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Impacts of Security Issues on Civil Rights in Britain Post 9/11 - Essay Example

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The author states that security is crucial for every nation, however, there is a fine line between the security of its nationals and respecting their privacy. Although there is a tradeoff involved in the name of national interest, any measures devised should be within the governable boundaries. …
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Impacts of Security Issues on Civil Rights in Britain Post 9/11
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Download file to see previous pages The pain, suffering, fear in the eyes of those inside the Twin Towers as well as those watching, in front of them or around the world through TV, related or not, was evident. As the towers fell and turned into rubble, so did the hope of the life of those insides, in the minds of their friends and families. This day alone changed the entire picture of how national security and terrorism were viewed, the threats it offered and how to deal with them.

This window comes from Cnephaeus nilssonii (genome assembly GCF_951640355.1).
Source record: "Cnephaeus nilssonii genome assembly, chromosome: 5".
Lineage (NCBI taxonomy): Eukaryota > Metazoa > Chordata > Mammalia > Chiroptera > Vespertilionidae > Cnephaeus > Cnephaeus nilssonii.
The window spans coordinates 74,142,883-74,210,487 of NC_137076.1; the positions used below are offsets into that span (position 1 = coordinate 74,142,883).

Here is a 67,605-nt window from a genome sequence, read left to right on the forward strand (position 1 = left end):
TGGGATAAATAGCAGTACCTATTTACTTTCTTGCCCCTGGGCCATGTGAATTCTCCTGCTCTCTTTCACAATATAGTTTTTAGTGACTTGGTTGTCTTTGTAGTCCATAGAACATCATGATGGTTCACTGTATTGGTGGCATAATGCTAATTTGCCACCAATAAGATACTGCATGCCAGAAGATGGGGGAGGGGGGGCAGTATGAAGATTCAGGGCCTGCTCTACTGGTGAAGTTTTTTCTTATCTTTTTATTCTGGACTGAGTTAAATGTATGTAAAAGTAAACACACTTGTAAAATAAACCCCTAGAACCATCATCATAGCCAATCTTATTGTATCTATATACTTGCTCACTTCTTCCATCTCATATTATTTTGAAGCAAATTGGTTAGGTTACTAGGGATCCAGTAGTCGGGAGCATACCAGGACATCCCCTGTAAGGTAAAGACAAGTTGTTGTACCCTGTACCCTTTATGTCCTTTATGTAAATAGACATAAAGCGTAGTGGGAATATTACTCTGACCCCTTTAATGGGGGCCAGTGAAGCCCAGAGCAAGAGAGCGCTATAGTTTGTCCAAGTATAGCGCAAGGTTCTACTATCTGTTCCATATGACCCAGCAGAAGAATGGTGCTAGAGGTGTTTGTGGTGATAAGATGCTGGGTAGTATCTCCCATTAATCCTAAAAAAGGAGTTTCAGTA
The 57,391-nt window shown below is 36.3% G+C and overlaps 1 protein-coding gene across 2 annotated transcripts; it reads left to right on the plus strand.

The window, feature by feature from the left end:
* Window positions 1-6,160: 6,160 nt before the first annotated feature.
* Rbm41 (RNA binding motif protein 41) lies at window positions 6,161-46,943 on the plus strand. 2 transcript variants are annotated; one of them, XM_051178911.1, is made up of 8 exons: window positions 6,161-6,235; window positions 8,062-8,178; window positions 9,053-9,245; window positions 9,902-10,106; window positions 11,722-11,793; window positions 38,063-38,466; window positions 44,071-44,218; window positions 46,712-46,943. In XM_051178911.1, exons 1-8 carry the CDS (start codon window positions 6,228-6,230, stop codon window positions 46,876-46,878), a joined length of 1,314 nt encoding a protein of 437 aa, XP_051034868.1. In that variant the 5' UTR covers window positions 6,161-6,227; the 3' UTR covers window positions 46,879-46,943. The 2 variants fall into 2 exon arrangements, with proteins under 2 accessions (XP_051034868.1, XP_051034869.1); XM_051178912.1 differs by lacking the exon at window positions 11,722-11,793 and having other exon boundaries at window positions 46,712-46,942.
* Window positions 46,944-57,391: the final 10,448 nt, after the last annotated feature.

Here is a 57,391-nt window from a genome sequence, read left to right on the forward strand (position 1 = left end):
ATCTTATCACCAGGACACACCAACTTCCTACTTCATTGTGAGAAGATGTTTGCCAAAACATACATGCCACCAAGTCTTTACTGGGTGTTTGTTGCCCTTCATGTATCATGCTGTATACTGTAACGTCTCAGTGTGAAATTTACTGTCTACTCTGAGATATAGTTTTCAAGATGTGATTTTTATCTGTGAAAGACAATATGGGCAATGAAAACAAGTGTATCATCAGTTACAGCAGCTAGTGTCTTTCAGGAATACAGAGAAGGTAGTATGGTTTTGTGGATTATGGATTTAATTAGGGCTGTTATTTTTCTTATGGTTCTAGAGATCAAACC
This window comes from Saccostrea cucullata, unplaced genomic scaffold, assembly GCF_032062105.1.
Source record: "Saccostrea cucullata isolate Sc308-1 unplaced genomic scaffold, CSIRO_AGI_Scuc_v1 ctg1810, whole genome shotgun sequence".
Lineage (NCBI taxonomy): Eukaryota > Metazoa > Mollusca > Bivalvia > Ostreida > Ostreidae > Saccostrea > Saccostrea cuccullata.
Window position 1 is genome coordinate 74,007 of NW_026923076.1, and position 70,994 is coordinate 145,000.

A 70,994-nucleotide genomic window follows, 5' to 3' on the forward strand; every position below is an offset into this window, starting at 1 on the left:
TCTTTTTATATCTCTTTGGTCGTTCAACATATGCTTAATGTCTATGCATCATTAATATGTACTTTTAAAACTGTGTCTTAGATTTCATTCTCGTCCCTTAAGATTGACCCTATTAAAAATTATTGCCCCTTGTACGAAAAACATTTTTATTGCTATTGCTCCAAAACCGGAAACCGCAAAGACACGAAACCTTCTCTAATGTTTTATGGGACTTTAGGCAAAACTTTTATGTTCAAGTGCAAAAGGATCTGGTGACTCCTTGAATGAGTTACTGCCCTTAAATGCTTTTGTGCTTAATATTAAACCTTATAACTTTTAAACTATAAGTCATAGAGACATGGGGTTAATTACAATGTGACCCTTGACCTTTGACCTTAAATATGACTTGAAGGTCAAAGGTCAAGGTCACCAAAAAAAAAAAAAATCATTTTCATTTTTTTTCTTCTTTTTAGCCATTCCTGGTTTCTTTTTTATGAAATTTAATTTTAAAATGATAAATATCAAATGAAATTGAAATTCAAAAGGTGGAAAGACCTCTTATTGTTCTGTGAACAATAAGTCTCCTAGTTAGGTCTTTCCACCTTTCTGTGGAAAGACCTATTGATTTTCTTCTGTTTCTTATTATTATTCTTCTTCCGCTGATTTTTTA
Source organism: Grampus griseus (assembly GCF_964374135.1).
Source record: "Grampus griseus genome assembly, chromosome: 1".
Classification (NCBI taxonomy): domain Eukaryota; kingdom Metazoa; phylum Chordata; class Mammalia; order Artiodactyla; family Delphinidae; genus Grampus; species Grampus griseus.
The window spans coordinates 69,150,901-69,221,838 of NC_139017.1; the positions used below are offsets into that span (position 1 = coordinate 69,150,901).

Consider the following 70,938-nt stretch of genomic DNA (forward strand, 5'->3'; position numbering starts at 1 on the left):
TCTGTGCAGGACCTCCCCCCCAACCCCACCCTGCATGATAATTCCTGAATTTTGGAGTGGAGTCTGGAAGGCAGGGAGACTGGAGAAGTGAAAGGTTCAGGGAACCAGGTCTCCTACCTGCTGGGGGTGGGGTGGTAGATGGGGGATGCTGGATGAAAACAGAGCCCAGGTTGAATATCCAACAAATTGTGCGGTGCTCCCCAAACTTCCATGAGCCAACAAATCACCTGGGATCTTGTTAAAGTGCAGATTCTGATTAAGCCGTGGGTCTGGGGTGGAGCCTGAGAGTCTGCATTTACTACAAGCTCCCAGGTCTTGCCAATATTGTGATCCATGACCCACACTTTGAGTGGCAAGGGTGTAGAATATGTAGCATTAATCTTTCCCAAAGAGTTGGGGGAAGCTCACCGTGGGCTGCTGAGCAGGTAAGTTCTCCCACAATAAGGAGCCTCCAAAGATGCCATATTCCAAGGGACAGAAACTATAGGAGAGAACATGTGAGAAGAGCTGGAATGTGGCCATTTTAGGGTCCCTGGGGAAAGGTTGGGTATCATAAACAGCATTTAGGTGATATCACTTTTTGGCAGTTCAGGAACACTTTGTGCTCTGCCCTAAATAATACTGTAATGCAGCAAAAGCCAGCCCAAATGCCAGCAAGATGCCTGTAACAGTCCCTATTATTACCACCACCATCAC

The wounds of those who suffered loss had not healed up that another terror struck on July 7, 2005, inside our home. Innocent lives were still at risk. More needed to be done. This resulted in revised security measures, dealing with terrorism and threats to national interests, domestic and foreign. Although the wisdom of the so-called War on Terror is a hot topic for debate, let's discuss how these revised security measures, instruments, regulations, and others have impacted the lives and rights of common citizens in Britain.
Every nation has interests to protect. However, in an attempt to wage war on terrorists, real and imaginary, our nation is chipping off basic civil rights of its citizens including the right to privacy, while assigning extra powers in the name of national security. There is large ground to cover, as this has been done in various different parts as new rules and amendments in documents serving as the foundation of our nation.
In light of these new amendments, UK authorities can detain suspects for 28 days under the Terrorism Act 2006, from 14 days previously, as stipulated in the Criminal Justice Act 2003, without filing charges. Although authorities have been asking for an indefinite detention period, it is largely opposed. The government's request to increase this period to 90 days has been opposed by the parliament, subsequently marking earlier Prime Minister Tony Blair's first defeat in the House of Commons in 2005 (Civil Rights Movement, UK, 2008).  ...Download file to see next pagesRead More
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